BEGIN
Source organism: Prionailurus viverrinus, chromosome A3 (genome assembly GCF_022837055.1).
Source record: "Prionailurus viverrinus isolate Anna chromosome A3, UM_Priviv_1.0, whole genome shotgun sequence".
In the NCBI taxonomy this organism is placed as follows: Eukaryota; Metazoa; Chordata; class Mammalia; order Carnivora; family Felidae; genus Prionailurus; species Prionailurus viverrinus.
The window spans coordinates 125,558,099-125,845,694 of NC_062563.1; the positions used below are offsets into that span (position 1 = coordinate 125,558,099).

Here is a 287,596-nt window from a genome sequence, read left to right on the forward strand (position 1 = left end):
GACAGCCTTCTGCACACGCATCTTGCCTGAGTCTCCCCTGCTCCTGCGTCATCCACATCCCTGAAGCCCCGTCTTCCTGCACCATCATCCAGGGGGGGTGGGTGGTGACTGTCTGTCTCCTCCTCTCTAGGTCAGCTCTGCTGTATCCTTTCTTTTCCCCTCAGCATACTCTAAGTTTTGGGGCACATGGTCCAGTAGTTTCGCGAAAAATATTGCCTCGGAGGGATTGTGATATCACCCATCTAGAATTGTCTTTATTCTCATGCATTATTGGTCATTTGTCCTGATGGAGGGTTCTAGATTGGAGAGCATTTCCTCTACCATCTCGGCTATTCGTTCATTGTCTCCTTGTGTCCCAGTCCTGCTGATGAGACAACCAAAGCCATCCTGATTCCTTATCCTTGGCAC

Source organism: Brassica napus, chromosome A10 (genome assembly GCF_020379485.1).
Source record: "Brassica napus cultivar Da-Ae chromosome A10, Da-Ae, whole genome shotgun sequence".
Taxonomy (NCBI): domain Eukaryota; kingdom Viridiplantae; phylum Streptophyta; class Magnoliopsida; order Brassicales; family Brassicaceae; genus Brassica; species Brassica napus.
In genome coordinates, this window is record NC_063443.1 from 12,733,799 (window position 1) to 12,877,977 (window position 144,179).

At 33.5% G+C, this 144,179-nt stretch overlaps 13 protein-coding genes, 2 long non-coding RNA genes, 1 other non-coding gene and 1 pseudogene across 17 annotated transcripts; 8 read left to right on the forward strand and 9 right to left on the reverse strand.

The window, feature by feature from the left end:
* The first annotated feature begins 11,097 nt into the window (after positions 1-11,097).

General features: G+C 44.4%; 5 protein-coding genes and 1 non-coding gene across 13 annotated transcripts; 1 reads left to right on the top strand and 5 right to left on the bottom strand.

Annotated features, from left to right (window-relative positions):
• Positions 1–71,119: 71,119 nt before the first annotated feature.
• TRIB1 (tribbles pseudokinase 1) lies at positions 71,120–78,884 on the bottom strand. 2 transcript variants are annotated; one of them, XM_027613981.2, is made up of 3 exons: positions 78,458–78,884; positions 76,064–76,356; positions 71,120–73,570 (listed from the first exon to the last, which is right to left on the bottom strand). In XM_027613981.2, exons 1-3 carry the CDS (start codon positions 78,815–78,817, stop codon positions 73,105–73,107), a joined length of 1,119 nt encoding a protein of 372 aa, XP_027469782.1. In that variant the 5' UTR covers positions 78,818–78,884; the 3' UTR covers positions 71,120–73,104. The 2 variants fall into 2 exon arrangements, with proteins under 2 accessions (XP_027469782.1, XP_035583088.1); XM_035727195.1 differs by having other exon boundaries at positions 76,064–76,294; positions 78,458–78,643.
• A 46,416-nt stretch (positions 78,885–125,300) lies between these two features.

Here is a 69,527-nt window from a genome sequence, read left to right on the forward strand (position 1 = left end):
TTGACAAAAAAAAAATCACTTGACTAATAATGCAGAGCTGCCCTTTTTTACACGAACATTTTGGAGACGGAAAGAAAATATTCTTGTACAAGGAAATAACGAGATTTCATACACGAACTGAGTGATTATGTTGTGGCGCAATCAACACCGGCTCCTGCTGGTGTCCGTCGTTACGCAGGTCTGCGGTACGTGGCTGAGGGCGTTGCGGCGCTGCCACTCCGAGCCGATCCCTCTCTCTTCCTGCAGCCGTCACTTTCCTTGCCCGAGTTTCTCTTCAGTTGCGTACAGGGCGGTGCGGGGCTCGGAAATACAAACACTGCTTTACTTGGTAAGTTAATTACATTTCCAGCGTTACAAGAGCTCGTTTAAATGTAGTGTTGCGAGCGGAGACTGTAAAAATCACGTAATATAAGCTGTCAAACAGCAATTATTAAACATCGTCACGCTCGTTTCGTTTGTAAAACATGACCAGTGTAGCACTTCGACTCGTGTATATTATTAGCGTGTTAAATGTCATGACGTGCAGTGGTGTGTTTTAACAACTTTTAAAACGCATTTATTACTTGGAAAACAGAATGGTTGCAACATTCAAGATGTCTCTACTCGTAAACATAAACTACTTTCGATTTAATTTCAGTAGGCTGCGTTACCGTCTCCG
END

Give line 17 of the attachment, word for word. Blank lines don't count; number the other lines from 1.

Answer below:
• TRIB1 (tribbles pseudokinase 1) lies at positions 71,120–78,884 on the bottom strand. 2 transcript variants are annotated; one of them, XM_027613981.2, is made up of 3 exons: positions 78,458–78,884; positions 76,064–76,356; positions 71,120–73,570 (listed from the first exon to the last, which is right to left on the bottom strand). In XM_027613981.2, exons 1-3 carry the CDS (start codon positions 78,815–78,817, stop codon positions 73,105–73,107), a joined length of 1,119 nt encoding a protein of 372 aa, XP_027469782.1. In that variant the 5' UTR covers positions 78,818–78,884; the 3' UTR covers positions 71,120–73,104. The 2 variants fall into 2 exon arrangements, with proteins under 2 accessions (XP_027469782.1, XP_035583088.1); XM_035727195.1 differs by having other exon boundaries at positions 76,064–76,294; positions 78,458–78,643.